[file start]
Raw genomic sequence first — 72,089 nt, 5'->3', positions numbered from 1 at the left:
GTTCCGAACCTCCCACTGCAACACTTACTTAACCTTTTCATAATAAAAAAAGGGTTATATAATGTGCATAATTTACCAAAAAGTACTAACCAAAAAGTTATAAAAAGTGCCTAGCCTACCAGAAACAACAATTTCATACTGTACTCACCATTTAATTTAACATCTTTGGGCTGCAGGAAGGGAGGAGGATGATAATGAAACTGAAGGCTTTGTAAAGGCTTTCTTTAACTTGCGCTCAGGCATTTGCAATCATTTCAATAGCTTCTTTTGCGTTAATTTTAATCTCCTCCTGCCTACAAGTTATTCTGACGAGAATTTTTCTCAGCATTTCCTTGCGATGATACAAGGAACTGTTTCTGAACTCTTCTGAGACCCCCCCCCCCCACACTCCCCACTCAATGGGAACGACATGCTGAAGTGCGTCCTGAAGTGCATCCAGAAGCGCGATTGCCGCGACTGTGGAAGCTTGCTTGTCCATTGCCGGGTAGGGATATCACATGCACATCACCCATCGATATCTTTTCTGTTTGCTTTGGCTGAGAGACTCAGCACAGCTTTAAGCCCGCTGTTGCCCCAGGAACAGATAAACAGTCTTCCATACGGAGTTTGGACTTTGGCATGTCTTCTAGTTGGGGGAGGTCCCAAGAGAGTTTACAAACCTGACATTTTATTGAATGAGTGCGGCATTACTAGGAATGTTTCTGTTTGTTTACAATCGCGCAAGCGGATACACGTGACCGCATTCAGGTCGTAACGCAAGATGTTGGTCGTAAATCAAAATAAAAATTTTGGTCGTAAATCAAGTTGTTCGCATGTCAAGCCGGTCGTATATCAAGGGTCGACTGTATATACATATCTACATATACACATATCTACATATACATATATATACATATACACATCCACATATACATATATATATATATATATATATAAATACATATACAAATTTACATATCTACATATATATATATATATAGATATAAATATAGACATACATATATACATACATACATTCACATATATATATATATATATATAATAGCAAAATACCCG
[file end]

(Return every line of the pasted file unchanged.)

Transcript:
Raw genomic sequence first — 72,089 nt, 5'->3', positions numbered from 1 at the left:
GTTCCGAACCTCCCACTGCAACACTTACTTAACCTTTTCATAATAAAAAAAGGGTTATATAATGTGCATAATTTACCAAAAAGTACTAACCAAAAAGTTATAAAAAGTGCCTAGCCTACCAGAAACAACAATTTCATACTGTACTCACCATTTAATTTAACATCTTTGGGCTGCAGGAAGGGAGGAGGATGATAATGAAACTGAAGGCTTTGTAAAGGCTTTCTTTAACTTGCGCTCAGGCATTTGCAATCATTTCAATAGCTTCTTTTGCGTTAATTTTAATCTCCTCCTGCCTACAAGTTATTCTGACGAGAATTTTTCTCAGCATTTCCTTGCGATGATACAAGGAACTGTTTCTGAACTCTTCTGAGACCCCCCCCCCCCACACTCCCCACTCAATGGGAACGACATGCTGAAGTGCGTCCTGAAGTGCATCCAGAAGCGCGATTGCCGCGACTGTGGAAGCTTGCTTGTCCATTGCCGGGTAGGGATATCACATGCACATCACCCATCGATATCTTTTCTGTTTGCTTTGGCTGAGAGACTCAGCACAGCTTTAAGCCCGCTGTTGCCCCAGGAACAGATAAACAGTCTTCCATACGGAGTTTGGACTTTGGCATGTCTTCTAGTTGGGGGAGGTCCCAAGAGAGTTTACAAACCTGACATTTTATTGAATGAGTGCGGCATTACTAGGAATGTTTCTGTTTGTTTACAATCGCGCAAGCGGATACACGTGACCGCATTCAGGTCGTAACGCAAGATGTTGGTCGTAAATCAAAATAAAAATTTTGGTCGTAAATCAAGTTGTTCGCATGTCAAGCCGGTCGTATATCAAGGGTCGACTGTATATACATATCTACATATACACATATCTACATATACATATATATACATATACACATCCACATATACATATATATATATATATATATATAAATACATATACAAATTTACATATCTACATATATATATATATATAGATATAAATATAGACATACATATATACATACATACATTCACATATATATATATATATATATAATAGCAAAATACCCG